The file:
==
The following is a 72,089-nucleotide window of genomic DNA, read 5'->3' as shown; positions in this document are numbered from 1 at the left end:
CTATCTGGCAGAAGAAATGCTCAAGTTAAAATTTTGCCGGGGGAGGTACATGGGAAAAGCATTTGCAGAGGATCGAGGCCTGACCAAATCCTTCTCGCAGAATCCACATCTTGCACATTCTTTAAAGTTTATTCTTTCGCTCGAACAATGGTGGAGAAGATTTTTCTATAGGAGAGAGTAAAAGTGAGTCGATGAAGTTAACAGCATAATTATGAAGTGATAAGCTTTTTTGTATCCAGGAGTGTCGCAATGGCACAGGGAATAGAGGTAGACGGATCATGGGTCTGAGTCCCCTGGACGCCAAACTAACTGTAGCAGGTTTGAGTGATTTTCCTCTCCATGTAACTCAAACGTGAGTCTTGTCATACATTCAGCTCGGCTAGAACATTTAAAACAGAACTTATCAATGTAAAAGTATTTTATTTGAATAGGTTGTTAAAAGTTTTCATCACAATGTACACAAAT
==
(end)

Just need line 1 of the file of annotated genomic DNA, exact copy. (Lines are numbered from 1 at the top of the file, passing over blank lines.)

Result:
The following is a 72,089-nucleotide window of genomic DNA, read 5'->3' as shown; positions in this document are numbered from 1 at the left end: